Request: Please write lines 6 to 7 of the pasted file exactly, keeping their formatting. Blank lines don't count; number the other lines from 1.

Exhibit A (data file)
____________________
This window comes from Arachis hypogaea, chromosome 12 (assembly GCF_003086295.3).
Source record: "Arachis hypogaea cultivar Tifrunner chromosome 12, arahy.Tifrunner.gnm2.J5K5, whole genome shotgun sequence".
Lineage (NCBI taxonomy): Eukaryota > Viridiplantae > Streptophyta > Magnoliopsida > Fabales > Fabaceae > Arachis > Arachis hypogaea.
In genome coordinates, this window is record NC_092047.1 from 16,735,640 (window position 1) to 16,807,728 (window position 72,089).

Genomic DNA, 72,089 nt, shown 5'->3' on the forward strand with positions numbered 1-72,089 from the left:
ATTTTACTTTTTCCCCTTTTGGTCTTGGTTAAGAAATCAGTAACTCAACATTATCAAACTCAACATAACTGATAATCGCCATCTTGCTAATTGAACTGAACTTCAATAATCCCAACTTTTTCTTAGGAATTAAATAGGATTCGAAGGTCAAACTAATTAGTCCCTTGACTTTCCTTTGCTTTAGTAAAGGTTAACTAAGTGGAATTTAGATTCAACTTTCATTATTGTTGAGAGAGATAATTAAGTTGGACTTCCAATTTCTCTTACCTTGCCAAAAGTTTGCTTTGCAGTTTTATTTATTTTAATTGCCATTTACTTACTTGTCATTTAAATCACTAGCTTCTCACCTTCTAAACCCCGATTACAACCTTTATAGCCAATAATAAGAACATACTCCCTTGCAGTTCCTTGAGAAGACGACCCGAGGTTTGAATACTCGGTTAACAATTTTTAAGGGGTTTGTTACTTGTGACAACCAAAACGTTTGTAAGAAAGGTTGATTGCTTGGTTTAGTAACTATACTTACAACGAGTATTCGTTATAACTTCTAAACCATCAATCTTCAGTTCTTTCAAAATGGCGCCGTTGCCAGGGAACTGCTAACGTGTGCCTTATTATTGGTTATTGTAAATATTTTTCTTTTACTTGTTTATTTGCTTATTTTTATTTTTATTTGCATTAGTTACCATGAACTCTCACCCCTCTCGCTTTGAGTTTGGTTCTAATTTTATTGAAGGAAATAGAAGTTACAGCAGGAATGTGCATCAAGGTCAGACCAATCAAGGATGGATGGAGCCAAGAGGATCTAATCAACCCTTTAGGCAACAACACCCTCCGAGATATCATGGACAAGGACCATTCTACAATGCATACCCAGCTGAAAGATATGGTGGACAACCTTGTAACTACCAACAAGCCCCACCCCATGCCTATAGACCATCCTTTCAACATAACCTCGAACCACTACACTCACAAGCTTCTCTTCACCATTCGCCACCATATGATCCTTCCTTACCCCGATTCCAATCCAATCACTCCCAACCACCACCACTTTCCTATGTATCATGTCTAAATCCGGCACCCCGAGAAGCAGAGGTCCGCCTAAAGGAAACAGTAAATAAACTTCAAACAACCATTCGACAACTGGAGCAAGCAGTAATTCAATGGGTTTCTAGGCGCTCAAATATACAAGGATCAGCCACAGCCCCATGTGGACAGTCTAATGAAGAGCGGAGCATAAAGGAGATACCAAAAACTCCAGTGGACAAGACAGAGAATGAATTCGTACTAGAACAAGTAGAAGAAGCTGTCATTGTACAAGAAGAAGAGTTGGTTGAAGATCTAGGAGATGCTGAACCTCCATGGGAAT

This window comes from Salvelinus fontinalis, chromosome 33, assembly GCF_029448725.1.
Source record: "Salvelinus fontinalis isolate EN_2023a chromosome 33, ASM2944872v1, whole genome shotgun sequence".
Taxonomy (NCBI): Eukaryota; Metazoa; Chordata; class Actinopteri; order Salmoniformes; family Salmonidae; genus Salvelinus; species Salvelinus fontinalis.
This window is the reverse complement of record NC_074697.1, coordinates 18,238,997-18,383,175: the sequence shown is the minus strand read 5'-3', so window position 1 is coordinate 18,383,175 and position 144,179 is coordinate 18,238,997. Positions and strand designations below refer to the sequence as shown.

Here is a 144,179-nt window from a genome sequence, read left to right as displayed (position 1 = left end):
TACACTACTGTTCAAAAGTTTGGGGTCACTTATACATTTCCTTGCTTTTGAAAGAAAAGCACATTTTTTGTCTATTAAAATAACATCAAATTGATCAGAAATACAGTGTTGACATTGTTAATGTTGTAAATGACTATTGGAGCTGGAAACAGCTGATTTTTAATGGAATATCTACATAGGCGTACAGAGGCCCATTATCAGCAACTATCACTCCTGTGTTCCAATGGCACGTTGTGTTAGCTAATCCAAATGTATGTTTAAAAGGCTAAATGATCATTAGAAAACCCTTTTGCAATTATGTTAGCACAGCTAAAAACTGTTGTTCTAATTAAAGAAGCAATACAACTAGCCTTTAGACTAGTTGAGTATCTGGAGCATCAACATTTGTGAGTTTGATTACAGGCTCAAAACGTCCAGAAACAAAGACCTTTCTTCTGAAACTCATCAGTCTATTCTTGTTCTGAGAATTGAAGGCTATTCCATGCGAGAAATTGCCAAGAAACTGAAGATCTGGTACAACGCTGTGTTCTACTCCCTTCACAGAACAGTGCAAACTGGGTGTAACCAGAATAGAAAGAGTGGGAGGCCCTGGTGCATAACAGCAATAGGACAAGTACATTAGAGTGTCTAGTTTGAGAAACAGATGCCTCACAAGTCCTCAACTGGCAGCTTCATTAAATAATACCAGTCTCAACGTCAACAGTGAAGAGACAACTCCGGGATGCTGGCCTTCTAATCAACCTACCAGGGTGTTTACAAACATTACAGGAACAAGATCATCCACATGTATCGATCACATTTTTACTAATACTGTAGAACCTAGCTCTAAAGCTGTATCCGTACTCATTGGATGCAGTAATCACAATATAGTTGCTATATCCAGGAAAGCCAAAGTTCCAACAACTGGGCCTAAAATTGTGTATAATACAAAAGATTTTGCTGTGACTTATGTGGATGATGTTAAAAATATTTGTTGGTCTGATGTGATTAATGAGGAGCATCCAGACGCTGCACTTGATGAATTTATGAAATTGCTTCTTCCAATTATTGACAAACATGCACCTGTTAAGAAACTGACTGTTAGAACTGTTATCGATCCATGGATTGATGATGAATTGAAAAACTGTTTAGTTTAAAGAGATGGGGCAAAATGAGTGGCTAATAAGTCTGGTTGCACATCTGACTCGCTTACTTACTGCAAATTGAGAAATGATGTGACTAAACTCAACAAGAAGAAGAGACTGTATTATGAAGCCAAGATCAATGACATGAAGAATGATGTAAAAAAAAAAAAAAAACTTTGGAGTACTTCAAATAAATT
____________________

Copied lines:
ATTTTACTTTTTCCCCTTTTGGTCTTGGTTAAGAAATCAGTAACTCAACATTATCAAACTCAACATAACTGATAATCGCCATCTTGCTAATTGAACTGAACTTCAATAATCCCAACTTTTTCTTAGGAATTAAATAGGATTCGAAGGTCAAACTAATTAGTCCCTTGACTTTCCTTTGCTTTAGTAAAGGTTAACTAAGTGGAATTTAGATTCAACTTTCATTATTGTTGAGAGAGATAATTAAGTTGGACTTCCAATTTCTCTTACCTTGCCAAAAGTTTGCTTTGCAGTTTTATTTATTTTAATTGCCATTTACTTACTTGTCATTTAAATCACTAGCTTCTCACCTTCTAAACCCCGATTACAACCTTTATAGCCAATAATAAGAACATACTCCCTTGCAGTTCCTTGAGAAGACGACCCGAGGTTTGAATACTCGGTTAACAATTTTTAAGGGGTTTGTTACTTGTGACAACCAAAACGTTTGTAAGAAAGGTTGATTGCTTGGTTTAGTAACTATACTTACAACGAGTATTCGTTATAACTTCTAAACCATCAATCTTCAGTTCTTTCAAAATGGCGCCGTTGCCAGGGAACTGCTAACGTGTGCCTTATTATTGGTTATTGTAAATATTTTTCTTTTACTTGTTTATTTGCTTATTTTTATTTTTATTTGCATTAGTTACCATGAACTCTCACCCCTCTCGCTTTGAGTTTGGTTCTAATTTTATTGAAGGAAATAGAAGTTACAGCAGGAATGTGCATCAAGGTCAGACCAATCAAGGATGGATGGAGCCAAGAGGATCTAATCAACCCTTTAGGCAACAACACCCTCCGAGATATCATGGACAAGGACCATTCTACAATGCATACCCAGCTGAAAGATATGGTGGACAACCTTGTAACTACCAACAAGCCCCACCCCATGCCTATAGACCATCCTTTCAACATAACCTCGAACCACTACACTCACAAGCTTCTCTTCACCATTCGCCACCATATGATCCTTCCTTACCCCGATTCCAATCCAATCACTCCCAACCACCACCACTTTCCTATGTATCATGTCTAAATCCGGCACCCCGAGAAGCAGAGGTCCGCCTAAAGGAAACAGTAAATAAACTTCAAACAACCATTCGACAACTGGAGCAAGCAGTAATTCAATGGGTTTCTAGGCGCTCAAATATACAAGGATCAGCCACAGCCCCATGTGGACAGTCTAATGAAGAGCGGAGCATAAAGGAGATACCAAAAACTCCAGTGGACAAGACAGAGAATGAATTCGTACTAGAACAAGTAGAAGAAGCTGTCATTGTACAAGAAGAAGAGTTGGTTGAAGATCTAGGAGATGCTGAACCTCCATGGGAAT

This window comes from Salvelinus fontinalis, chromosome 33, assembly GCF_029448725.1.